5 Tips for Wooing a Fellow Business
You have two options when designing your business: Either you’re going to largely serve “regular” consumers or you’re going to serve other businesses. Choosing to focus on businesses in a B2B type of model can be a smart move, especially if you also pepper in the occasional “regular” customer to balance things out. However, there’s a catch: Other businesses already know all the marketing tricks and hacks because they do this themselves.
When it comes to wooing fellow businesses, transparency and quality are more important than ever. You need to provide a product or service that trumps the competition in quality, customer service and price. The dynamics between your business and another business is vastly different than a B2C setup. It doesn’t matter if you specialize in alarm systems for commercial and industrial spaces or providing printing services to publishing houses. You need to charm the pants off your B2B customers, and here’s how.
1. Skip the marketing gimmicks
This doesn’t mean you have to skip marketing all together, but those buzzwords many companies use are going to be instantly tuned out by a fellow business owner. Instead, showcase what you provide in the best possible light while still embracing honesty. You can do this with an impressive online gallery or portfolio, testimonials, and tie it all together with a quality website design.
2. Approach them properly
You know what annoys you about sales pitches: Getting spammed, getting requests on social media without a personalized note, cold calls from people who clearly didn’t research your company, or getting offers on “deals” that aren’t very deal-like at all. The golden rule applies here. Simply treat other businesses how you’d like to be treated.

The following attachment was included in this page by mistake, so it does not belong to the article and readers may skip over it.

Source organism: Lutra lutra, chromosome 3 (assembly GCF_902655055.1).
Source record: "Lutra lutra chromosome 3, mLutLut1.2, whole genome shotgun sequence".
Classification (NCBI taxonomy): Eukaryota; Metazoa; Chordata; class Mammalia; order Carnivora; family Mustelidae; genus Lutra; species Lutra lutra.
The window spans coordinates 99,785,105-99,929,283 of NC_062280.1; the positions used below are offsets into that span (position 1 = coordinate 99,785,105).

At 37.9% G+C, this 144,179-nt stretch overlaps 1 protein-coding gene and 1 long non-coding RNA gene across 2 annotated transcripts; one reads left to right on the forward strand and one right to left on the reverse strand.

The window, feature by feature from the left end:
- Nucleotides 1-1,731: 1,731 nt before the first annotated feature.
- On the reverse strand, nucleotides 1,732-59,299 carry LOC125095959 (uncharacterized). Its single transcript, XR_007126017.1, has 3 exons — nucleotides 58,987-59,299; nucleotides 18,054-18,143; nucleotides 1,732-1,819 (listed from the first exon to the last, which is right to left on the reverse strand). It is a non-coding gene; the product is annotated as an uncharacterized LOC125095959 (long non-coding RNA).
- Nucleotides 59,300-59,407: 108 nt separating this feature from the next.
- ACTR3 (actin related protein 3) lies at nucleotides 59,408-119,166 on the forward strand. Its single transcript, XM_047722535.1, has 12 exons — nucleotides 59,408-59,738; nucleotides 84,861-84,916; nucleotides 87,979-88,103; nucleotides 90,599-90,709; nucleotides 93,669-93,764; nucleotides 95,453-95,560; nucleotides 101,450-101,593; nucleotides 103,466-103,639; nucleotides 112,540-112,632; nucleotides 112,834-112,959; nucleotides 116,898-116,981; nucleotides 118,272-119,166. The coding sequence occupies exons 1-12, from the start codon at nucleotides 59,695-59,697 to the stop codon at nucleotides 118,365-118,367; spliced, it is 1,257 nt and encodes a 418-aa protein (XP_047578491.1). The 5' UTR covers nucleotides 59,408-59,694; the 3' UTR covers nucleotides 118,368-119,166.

3. Establish a like connection
This is easier for brick and mortar establishments where you’re geographically close to one another. Humans naturally seek out connections, and if you can establish one, you’re already ahead of the game. This is particularly important if you’re looking to take over an existing connection. You probably haven’t invented anything new, so you need to show that your product or service is better than the one they’re using. If you can lead with a shared connection, you’ve already caught their attention.
4. Work on their terms
It’s your job to make this relationship as easy as possible, which means working around their schedules and preferences. Maybe you’d rather not drive across town during rush hour to meet in person with a VP over something that could easily be discussed on video chat or the phone. However, going that extra mile (literally) shows that you value them. It could even be a test to see how far you’re willing to go, and that demanding client might end up being your best one.
5. Show that you understand
You’re a fellow business owner, so you’re expected to understand the unique challenges other businesses face. This means talking to them on a real level, peppering in examples of what challenges they might be facing based on your own experience as a business, and providing concrete solutions via your products or services they may not have had offered to them yet. For example, maybe you can offer 24-hour turnaround for a lower fee than anyone else. Show them that you’ve thought of things from their angle.
Wooing a fellow business is similar to wooing a romantic interest. You need to put down the groundwork, show that you care, and basically treat every business like they’re something special because they are. They could be the future glue that holds your business together in tough times. Respect goes a long way.